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0083 Notes on Marco Polo : vol.1
Notes on Marco Polo : vol.1 / Page 83 (Grayscale High Resolution Image)

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doi: 10.20676/00000246
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baia, baiam enanza, baym TA3 baia anasa TA1 baiaincuncan VL baiam FA, LT, TA1, TA3,


baiam cinasar LT

baiam cogi, boiam VA

baian F, FA, FB, LT, P, V,


baian chinclan FB

baian cinq san F

baian tincsan FA

baian zinqueschan V

bayam LT, P; G

bayam chinsam P

bayan Z ; G

chinsambaian, chinsanbaian R

This is « Bayan Cingsan », « Pai-yen ch'êng-hsiang » in Chinese, the very form used in Chinese

for instance in TP, 1915, 403.   Rasidu-'d-Din generally calls him « Bayan » or « Bayan noyan »,
noyan being a high title of noblemen and commanders in Mongolian (Ber, I, 196; Bl, II, 447,

527).   See also « Cingsan ».

On Bayan,   Pai-yen, cf. Y, II, 148-149; YS, 127 ; T'u Chi, 90. He was a Bârin; accor-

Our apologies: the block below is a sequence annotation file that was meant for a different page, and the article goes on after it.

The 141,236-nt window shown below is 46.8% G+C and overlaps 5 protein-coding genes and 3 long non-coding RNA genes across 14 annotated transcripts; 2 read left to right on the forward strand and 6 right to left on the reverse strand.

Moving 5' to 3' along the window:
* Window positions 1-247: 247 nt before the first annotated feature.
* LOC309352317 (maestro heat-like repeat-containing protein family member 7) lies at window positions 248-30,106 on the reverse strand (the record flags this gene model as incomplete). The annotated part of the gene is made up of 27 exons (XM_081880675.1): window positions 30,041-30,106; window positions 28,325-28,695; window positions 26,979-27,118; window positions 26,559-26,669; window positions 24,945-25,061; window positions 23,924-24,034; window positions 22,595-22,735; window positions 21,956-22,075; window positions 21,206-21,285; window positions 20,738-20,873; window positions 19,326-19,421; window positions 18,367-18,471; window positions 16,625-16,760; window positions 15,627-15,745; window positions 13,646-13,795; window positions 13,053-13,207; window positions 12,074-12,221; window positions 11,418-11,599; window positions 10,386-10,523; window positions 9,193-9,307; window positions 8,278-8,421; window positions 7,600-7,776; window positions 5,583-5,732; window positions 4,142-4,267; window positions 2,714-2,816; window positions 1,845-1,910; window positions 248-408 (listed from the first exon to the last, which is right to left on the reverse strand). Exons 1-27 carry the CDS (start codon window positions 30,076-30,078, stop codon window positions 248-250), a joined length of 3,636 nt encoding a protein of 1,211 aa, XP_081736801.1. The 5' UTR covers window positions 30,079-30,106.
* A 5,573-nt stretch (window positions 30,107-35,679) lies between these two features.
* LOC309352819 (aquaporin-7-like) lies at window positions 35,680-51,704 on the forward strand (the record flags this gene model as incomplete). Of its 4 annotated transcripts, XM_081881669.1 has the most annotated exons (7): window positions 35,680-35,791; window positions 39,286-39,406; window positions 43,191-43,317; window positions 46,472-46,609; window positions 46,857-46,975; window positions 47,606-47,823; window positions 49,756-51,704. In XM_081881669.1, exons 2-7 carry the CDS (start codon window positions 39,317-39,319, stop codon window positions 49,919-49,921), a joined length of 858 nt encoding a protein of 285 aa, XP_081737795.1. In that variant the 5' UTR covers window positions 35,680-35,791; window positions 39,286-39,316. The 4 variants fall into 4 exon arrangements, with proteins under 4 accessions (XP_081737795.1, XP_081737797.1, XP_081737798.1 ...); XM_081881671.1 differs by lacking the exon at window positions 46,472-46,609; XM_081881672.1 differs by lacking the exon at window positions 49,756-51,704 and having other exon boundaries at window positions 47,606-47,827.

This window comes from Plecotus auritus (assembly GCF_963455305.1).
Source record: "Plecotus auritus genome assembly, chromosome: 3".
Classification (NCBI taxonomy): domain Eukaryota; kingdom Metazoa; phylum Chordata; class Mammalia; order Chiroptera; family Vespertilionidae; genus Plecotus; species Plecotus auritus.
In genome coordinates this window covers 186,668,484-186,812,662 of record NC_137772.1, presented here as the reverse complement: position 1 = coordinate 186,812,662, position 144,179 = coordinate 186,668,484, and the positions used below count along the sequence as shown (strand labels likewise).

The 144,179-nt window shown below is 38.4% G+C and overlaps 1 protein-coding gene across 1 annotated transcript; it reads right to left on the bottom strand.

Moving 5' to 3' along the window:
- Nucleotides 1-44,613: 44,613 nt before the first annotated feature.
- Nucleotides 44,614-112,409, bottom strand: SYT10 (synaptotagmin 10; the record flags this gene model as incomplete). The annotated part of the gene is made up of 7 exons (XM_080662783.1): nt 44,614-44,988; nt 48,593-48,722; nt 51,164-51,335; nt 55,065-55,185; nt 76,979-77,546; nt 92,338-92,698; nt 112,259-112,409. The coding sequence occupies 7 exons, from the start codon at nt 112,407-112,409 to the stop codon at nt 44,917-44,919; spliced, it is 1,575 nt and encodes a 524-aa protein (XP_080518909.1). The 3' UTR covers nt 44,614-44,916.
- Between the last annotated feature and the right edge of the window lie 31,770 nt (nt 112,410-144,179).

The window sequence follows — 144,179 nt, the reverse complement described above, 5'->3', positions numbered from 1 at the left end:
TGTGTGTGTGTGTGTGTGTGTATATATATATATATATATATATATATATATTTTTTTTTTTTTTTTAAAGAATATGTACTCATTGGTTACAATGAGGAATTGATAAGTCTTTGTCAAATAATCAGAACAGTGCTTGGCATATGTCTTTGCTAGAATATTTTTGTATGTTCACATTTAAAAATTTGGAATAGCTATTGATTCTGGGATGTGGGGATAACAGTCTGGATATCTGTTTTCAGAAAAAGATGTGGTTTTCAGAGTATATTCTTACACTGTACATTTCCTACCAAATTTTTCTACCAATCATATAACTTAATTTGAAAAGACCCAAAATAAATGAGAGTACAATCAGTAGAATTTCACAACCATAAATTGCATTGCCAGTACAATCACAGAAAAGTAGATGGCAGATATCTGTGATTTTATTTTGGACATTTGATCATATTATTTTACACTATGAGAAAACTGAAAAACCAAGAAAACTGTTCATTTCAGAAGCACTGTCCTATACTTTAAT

ding to Ragid, his father, Kökcü, had been executed for misbehaviour. Bayan, as a young man, was sent to Persia with Hülägü, but Qubilai having claimed him back, Bayan returned to his Court and was shown high favour (cf. Ber, I, 196; the name of Kökcü, father of Bayan the Bârin, appears also in Bl, II, 447). According to the notices on the Bârin, this occurred in Hülägü's time, and that is why YULE placed Bayan's return to China about 1265. In the parallel text of Bl, II, 447 (cf. also Oh, II, 397), it is only in Abaya's time that Qubilai sent the embassy that ordered Bayan back to the Imperial Court, but this must be a mistake, as Bayan was already in China before Hülägü's death, and Raid himself says a few lines later that Bayan was sent to China in 1265. The Chinese biography is somewhat different. While agreeing with Raid as to the name Alaq of Bayan's grandfather, it gives to his father the name of Hsiao-kou-t'ai, *Ha'iigtitäi (written Mong. *Ägtigütäi), and says that this father followed Hülägü to Persia, so that Bayan was brought up in the West ; and it is Hülägü who, in the beginning of the period chih-yüan, sent Bayan to report certain matters to Qubilai. Bayan must have arrived in China early in 1265 (« 1263» in Ch, III, 33, is wrong; Bayan's arrival early in 1265 seems to dispose of YULE'S idea [Y, I, 10] that the elder Polos may have travelled with him) ; if his age at the time of his death as given by his biography be correct, he was then 29 years old. Qubilai was struck by the ability of the young man, married him to a younger sister of the Minister An-t'ung (see « Nomogan »), and, in August-September 1265, appointed him « Left ch'êng-hsiang », which was the highest ministerial post in the Grand Secretariat (but according to YS, 112, 4 b, five ch'êng-hsiang were appointed in 1265, and Bayan is the last on the list, which is headed by An-t'ung). In 1268, Bayan was called to the Privy Council ; in 1273, he had the honour of presenting Chên-chin (see « Cinchim ») with the jade tablet which made him heir to the throne. It is only in 1274 that Bayan was sent against the Sung, and he left the Court in the autumn of that year. On October 2, having assembled his armies at Hsiang-yang (see « Saianfu »), Bayan, as was usual in Mongol campaigns, divided them into three corps which advanced by different roads ; Bayan himself was with the troops of the centre, which went down the Han river towards Han-k'ou. This was the beginning of the campaign which ended two years later by the capture of Hang-chou and the downfall of the